Usually, for investors, there is a difficult choice to be made, what’s the best way forward and what makes the most sense – a HMO or an Apartment? We’ll discuss some of the pros and cons of each.
What is a HMO?
Often there will be the knowledge that a HMO is a high yield property type to invest in. Still, sometimes there’s confusion around what it is. HMO stands for “House of/with Multiple Occupancy” which means that it’s a property that’s been converted into a development with multiple tenants. It will often have a shared communal area and kitchen, possibly bathrooms. Still, in most cases, it’ll be a property with more than 3 “non-family” members living there in separate rooms.
HMO’s are often found in urban areas and provide tenants with the option of renting accommodation that is typically slightly lower than self-contained units such as apartments. It provides Landlords who would typically invest in multiple apartments a collectively higher yield and less in terms of overheads.
Apartment or HMO?
This is a good question that investors often ponder. Apartments provide a slightly lower yield than HMO’s will. However, they are typically much easier to manage. They also offer the added security of being part of a significant rise in property value. HMO’s can often be substantial investments, and as such, changes in the market aren’t often seen in property prices – yet apartments have seen a significant surge in value over the last 10/15 years due to changing market conditions.
HMO’s are harder to find too. At the Heaton Group, we specialise in HMO’s and Apartments. However, we have more success in developing apartments due to demand. While HMO’s are often sought after from investors and have significant value – often it can be the case that the capital an investor would place in a HMO would be better served across multiple apartments. This helps diversify an investors portfolio and gives greater fluidity should there need to be a sale in the future.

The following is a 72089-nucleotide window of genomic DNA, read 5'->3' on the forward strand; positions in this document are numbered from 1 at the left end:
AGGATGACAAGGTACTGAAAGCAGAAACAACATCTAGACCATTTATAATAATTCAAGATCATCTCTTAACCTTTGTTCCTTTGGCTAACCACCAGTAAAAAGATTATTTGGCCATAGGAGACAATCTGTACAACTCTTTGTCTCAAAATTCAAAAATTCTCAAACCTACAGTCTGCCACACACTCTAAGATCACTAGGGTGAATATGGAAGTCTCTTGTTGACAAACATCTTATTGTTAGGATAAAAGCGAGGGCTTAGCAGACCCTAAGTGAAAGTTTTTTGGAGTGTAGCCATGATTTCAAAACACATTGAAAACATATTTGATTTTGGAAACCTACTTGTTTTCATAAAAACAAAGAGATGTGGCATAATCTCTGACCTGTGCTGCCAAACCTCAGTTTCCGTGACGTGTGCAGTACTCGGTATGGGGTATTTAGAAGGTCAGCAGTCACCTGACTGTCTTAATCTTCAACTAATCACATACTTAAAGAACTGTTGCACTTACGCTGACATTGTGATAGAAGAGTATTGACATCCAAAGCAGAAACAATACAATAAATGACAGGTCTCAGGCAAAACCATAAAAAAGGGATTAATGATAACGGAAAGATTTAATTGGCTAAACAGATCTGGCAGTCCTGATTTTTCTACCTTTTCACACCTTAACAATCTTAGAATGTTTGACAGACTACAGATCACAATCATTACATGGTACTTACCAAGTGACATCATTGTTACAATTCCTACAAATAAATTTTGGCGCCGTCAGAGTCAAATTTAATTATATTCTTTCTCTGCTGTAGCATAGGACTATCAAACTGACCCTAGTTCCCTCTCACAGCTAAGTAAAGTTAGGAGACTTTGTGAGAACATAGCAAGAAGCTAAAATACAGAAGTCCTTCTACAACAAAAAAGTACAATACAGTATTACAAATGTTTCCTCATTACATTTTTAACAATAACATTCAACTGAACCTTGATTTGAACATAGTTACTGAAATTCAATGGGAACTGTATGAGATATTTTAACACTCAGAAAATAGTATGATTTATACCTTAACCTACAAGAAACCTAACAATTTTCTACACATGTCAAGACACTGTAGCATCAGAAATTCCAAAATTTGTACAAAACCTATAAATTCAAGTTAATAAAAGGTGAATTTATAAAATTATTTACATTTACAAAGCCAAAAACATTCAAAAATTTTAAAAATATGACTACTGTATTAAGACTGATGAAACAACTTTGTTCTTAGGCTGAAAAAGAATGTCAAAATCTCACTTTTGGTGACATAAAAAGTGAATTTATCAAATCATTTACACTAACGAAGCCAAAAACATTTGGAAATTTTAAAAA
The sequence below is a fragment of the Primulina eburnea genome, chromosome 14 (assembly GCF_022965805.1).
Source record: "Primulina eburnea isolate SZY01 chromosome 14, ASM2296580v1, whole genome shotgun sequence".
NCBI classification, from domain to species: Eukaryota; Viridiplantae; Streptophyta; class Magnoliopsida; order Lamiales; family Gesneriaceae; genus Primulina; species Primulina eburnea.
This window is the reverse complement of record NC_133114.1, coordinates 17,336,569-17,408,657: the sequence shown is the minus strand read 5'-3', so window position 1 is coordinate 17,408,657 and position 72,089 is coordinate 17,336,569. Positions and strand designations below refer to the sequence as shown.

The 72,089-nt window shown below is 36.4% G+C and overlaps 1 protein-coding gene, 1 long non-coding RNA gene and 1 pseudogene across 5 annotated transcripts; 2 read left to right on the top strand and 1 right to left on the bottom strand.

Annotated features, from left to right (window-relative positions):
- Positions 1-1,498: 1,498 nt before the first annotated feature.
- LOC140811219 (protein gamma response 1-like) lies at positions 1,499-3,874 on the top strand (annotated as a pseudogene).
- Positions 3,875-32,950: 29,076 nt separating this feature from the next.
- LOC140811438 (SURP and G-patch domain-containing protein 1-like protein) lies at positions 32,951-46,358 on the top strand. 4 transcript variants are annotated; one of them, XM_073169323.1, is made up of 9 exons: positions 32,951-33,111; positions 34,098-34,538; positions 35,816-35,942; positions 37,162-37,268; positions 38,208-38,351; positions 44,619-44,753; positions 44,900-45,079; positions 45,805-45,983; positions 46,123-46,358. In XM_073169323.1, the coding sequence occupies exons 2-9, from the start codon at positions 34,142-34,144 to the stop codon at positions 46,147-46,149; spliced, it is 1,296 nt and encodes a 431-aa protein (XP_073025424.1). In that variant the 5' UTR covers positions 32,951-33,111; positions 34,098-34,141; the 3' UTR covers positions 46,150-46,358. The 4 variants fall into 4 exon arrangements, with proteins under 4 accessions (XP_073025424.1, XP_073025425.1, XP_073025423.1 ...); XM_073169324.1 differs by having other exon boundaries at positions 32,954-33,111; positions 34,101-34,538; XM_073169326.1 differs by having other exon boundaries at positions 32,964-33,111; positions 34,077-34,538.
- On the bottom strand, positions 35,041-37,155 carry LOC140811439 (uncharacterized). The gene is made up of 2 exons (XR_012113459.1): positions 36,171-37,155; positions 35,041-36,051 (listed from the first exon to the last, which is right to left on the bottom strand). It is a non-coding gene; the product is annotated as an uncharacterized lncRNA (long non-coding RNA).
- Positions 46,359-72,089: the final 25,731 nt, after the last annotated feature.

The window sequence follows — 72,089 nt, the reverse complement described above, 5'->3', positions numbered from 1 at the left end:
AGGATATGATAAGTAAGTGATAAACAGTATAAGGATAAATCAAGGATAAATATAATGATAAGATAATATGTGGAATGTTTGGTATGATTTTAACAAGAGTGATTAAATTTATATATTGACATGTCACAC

HMO’s require a different management style than apartments. In apartments, the tenants are separated from each other, and as such, there are fewer problems from a social perspective. HMO’s often have communal areas, and gardens and personalities can clash as a result. Sometimes this can cause high tenant turnover, which is problematic for investors/landlords – but the gains are often worth it.
To summarise, apartments are cheaper and easier to manage from a “hands-off” perspective. There has been a significant rise in property value; however, with apartments now in high demand. Tenant turnover is typically low (6-month minimum), and they’re usually in high demand areas. HMO’s, on the other hand, are expensive and harder to manage. The decision for the investor lies in if the higher yield is worth the increase in costs to manage the property. Our in-house lettings team manages both property types, so we have experience doing so and minimise our management costs as a result, but for the sole landlord, the yield would have to be high for this to be more viable than investing across multiple apartments.
To discuss your next property investment, please email us on email@example.com or call us on 01942 251 945